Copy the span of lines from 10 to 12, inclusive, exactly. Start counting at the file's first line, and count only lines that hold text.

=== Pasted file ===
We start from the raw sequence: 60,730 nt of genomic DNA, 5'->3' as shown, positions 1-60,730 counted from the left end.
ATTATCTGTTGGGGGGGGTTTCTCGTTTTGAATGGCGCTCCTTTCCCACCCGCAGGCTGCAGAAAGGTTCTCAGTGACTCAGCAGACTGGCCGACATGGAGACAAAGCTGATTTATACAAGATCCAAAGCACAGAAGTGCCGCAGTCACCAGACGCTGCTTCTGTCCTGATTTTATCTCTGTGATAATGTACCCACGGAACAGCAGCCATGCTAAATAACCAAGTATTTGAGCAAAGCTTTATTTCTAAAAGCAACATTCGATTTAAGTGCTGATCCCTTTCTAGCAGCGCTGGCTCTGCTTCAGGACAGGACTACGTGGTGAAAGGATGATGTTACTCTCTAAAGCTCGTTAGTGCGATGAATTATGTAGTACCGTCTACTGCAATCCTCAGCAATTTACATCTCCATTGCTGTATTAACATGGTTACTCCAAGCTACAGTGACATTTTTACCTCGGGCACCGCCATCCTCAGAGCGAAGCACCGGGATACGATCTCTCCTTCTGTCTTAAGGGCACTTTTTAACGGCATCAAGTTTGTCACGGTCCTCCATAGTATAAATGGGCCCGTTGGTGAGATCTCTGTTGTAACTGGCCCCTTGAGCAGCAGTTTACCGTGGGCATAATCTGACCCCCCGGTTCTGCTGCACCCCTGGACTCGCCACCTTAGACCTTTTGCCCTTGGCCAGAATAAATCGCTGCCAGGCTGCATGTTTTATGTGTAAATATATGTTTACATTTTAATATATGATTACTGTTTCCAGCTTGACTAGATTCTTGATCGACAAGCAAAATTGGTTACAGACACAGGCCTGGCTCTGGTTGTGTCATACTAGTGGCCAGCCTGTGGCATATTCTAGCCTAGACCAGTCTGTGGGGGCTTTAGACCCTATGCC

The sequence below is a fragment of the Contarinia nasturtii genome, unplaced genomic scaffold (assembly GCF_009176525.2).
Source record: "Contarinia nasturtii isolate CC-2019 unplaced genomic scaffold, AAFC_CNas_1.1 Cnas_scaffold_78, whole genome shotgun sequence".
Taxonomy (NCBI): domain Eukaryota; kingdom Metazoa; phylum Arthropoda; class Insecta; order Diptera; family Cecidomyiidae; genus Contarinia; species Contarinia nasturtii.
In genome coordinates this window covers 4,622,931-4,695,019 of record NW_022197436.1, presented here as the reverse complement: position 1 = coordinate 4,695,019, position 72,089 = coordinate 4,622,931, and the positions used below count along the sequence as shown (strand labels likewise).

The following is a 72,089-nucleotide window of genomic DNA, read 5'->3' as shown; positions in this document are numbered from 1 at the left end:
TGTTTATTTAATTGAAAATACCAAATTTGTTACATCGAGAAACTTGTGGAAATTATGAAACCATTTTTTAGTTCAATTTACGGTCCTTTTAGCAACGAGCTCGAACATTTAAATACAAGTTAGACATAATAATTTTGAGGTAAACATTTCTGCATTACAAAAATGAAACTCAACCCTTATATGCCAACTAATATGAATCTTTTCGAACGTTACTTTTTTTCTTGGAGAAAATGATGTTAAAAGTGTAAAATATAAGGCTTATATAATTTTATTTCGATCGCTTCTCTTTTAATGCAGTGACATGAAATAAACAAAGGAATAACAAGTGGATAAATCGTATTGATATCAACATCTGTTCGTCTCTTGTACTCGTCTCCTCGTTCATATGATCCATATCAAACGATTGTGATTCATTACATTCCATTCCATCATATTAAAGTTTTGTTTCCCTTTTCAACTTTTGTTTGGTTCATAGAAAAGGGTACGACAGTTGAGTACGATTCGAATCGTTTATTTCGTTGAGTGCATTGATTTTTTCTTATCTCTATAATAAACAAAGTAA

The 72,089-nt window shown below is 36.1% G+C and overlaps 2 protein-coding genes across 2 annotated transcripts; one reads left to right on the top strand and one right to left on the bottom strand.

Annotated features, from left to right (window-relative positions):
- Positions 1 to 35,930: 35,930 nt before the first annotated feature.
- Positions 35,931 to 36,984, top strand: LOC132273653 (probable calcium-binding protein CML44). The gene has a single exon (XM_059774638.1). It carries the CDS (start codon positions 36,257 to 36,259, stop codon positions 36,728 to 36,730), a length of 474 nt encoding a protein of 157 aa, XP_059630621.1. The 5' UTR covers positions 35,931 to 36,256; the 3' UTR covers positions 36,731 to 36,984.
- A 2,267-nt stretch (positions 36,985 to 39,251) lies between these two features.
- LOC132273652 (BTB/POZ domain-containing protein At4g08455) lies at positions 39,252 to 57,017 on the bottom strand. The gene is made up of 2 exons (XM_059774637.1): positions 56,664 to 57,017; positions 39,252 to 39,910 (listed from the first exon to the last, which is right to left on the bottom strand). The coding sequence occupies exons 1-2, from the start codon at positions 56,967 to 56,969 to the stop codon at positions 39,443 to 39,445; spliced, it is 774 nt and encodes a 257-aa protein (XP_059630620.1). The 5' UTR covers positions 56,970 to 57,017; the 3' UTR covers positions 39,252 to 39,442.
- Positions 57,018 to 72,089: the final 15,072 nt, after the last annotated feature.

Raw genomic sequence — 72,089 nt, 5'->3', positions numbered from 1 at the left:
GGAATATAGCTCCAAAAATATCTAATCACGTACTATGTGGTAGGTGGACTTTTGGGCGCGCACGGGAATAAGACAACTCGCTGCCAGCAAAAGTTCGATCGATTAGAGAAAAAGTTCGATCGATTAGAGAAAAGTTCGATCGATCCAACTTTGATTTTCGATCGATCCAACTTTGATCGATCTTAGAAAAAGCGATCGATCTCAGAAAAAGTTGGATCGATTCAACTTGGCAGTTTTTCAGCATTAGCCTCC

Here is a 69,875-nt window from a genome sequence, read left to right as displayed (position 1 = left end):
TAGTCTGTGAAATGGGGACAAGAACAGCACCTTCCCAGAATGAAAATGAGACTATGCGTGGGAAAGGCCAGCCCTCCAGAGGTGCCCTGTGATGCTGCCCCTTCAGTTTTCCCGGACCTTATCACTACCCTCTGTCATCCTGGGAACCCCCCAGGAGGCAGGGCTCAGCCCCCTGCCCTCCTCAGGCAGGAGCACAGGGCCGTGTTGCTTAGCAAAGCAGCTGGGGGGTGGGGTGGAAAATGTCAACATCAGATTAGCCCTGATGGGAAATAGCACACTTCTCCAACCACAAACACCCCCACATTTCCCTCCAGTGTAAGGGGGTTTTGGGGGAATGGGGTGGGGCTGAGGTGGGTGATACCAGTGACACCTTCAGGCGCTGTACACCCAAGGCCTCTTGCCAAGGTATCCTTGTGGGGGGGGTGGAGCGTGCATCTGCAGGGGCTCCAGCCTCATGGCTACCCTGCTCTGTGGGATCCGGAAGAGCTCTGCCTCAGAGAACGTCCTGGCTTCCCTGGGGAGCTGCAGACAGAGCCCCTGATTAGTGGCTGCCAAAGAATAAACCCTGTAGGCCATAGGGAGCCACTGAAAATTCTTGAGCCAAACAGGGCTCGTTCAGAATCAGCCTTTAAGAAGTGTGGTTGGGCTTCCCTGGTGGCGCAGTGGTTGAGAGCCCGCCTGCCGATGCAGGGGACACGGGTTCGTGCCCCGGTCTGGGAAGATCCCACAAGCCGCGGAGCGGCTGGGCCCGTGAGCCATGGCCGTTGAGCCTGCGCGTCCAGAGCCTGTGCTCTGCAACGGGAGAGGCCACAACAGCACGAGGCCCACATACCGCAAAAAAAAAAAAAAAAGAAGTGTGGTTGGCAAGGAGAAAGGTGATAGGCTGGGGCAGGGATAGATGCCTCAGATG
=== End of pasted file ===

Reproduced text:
Annotated features, from left to right (window-relative positions):
- Positions 1 to 35,930: 35,930 nt before the first annotated feature.
- Positions 35,931 to 36,984, top strand: LOC132273653 (probable calcium-binding protein CML44). The gene has a single exon (XM_059774638.1). It carries the CDS (start codon positions 36,257 to 36,259, stop codon positions 36,728 to 36,730), a length of 474 nt encoding a protein of 157 aa, XP_059630621.1. The 5' UTR covers positions 35,931 to 36,256; the 3' UTR covers positions 36,731 to 36,984.